Prototype Grass

A few days ago I wrote an article about our previous Destructible Terrain Prototype. This prototype featured waving grass consisting of automatically generated geometry. The grass is created by a simple Geometry Shader that operates on the original terrain triangles and is therefore a lightweight drop-in solution for grass. In my opinion, this technique is best suited for mid-range grass as it provides noticeable parallax (which is important in mid and near range) with moderate geometrical detail (disqualifying it for high-quality near range foliage).

The rest of the article will explain the key ideas of our technique, but first of all have a look at the following screenshots:

Generating Geometry

As mentioned above, this technique relies on a Geometry Shader that generates additional geometry out of the existing terrain triangles.

A quick reminder: Every vertex of the terrain (i.e. three per triangle) is processed independently by the Vertex Shader (VS). All three vertices of a triangle are then passed into the Geometry Shader (GS), providing access to all triangle vertices at once. The GS can then create or discard a variable number of new primitives (points, lines, triangles) that are then passed into the Fragment Shader (FS), which is executed for every fragment (i.e. potential pixel) that those primitives would cover.

The basic idea is now to generate quads that represent a "slice" of grass. Let's start by extruding all edges of a triangle along the triangle normal:

(The colors of the grass are just its UV texture coordinates mapped to red and green.) This results in quite regular and aesthetically unpleasant grass:

As each triangle edge is shared by two triangles, this also results in overlapping quads. We can refine this by not extruding edges but rather the line from each vertex to the center of the other two vertices, already resulting in denser quad distributions:

But still, the regularity is obvious. A lot of automatic generated geometry can be aesthetically improved easily by introducing controlled randomness. Noise functions are especially suited for this task and we will cover them in future devblog posts. One simple improvement at this step is to randomly offset the quads in the tangent plane of the triangle:

These irregularities make the quads substantially more natural. Given some distance, the result is already acceptable, but as we extrude the quads along the triangle normals, we observe plenty of "holes" in the immediate vicinity (or in general, if we look from above). In order to conceal these cavities, we can simply offset the upper edge of the quads along the triangle tangent plane by another random amount:

With these tweaks the result can now be added to the terrain to create visually appealing grass foliage:

Introducing "wind" to create waving grass can simply be accomplished by making the offset of the upper quad edge time-dependent (I can recommend some sine-combinations). The height and color of the grass can be varied by low-frequency noise to create even more irregularities. Making the grass "fade-off" if the triangle normal is not the up-vector prevents grass growing sideways or upside down. You could also discard one or two of the three quads per triangle to increase the performance in the distance.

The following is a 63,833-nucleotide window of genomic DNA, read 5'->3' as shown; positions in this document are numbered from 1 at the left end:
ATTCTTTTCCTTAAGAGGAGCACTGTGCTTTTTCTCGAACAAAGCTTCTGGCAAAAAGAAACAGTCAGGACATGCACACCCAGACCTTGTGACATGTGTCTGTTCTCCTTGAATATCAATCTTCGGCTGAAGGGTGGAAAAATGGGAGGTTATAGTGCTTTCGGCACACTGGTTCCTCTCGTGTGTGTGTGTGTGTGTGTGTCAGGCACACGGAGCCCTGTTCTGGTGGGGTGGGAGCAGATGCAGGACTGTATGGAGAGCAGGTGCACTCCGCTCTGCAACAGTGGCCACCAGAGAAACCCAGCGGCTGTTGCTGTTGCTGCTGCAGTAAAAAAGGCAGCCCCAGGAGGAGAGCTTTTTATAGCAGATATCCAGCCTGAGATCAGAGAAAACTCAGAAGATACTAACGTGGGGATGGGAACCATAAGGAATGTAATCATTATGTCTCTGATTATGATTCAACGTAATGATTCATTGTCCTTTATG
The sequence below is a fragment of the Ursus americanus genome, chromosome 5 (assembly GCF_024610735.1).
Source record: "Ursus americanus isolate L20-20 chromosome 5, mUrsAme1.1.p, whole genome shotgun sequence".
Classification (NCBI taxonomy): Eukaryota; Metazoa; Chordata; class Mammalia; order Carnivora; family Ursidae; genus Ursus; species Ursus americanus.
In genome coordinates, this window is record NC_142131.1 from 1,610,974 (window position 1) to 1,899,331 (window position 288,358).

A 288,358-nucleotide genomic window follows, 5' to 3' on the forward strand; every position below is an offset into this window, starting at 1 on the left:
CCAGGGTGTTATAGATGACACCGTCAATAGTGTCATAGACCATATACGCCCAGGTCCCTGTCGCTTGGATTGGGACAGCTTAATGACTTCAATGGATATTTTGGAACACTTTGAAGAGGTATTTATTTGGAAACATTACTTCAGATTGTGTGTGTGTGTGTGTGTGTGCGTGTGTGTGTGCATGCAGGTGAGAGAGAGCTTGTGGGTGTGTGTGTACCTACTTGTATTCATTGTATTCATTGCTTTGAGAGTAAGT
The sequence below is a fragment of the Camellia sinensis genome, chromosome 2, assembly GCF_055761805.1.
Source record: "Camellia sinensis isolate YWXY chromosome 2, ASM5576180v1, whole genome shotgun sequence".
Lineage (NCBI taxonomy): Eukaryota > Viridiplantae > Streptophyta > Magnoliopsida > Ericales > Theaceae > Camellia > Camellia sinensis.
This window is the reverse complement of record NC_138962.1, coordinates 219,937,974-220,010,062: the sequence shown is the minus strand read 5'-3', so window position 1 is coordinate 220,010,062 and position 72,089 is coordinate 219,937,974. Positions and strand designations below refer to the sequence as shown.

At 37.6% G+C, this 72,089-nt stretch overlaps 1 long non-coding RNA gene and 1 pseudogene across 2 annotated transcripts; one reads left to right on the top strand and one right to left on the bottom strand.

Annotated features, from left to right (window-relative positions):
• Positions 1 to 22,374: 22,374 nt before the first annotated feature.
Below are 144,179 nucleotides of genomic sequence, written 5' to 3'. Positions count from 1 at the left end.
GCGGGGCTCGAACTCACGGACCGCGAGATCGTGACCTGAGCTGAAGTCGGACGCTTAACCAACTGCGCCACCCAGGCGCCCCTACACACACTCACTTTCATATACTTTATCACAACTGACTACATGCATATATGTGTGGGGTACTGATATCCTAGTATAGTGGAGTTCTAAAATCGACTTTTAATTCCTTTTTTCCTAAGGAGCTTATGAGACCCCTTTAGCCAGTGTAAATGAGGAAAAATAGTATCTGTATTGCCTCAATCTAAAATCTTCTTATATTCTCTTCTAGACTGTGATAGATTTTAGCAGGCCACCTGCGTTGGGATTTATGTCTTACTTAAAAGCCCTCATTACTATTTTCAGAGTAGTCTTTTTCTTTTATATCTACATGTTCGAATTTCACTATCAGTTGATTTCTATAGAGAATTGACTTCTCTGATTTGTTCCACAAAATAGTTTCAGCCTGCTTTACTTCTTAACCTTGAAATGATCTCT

The rendering of the grass has some pitfalls, so here is the solution we came up with: Apparently, we want to texturize our quads with some kind of grass texture. As the quads don't have the shape of "grass slices", we would also like to have alpha-transparency to get smooth grass. Now here is the problem: Alpha-blending requires sorting of the grass, which is prohibitively slow on the GPU and thus needs to be circumvented. Order-independent-transparency is also not an option given the amount of overdraw and the lack of proper GPU support. Resorting to non-order-dependent blending modes had no appealing results in our tests.

We settled with the following trade-off: We start by drawing the grass with a strict alpha-test (e.g. more than 90% opaque) and enabled depth buffer write:

This causes a lot of aliasing and with increasing mip-map-level, a lot of grass is discarded, resulting in quite sparse grass in the background. Conversely, disabling the depth buffer write and drawing the complete grass with alpha-blending enabled would cause plenty of wrong-order artifacts:

Thus, our compromise solution is to draw the opaque parts first and after that, all alpha-transparent parts with enabled alpha-blending. As a result, the opaque pass prevents most of the wrong-order artifacts and we still get smooth grass:

Of course, the wrong-order artifacts remain in some cases, but they are mostly unnoticeable. If you can provide some coarse sorting (e.g. sorted terrain-chunks), the more nasty cases of super-near grass being rendered behind far-distant grass cannot occur anymore.

Problems and Future Work

Finally some words on what still needs to be done. Given the mentioned coarse sorting, the overall alpha-blending problem should be sufficiently solved.

The computational cost of this grass technique can get quite high if you have a lot of terrain geometry or high fragment overdraw, but these problems can be dealt with by a good Level-of-Detail management.

As mentioned in the introduction, the geometric detail of the grass is too low to provide high-quality foliage in the immediate camera vicinity. We are already devising a solution for this that utilizes instancing (and even tessellation on more sophisticated graphics card) for the desired geometric detail.

And a last problem: The transition between grass quads and the ground can be quite distinctive, requiring careful adjustment of the aforementioned transition.

Philip Trettner // February 27, 2013 // devblog

Philip Trettner

Computer Science Student at RWTH Aachen, Germany. Project Leader of Upvoid Studios. I focus on graphics programming, geometry processing and software architecture.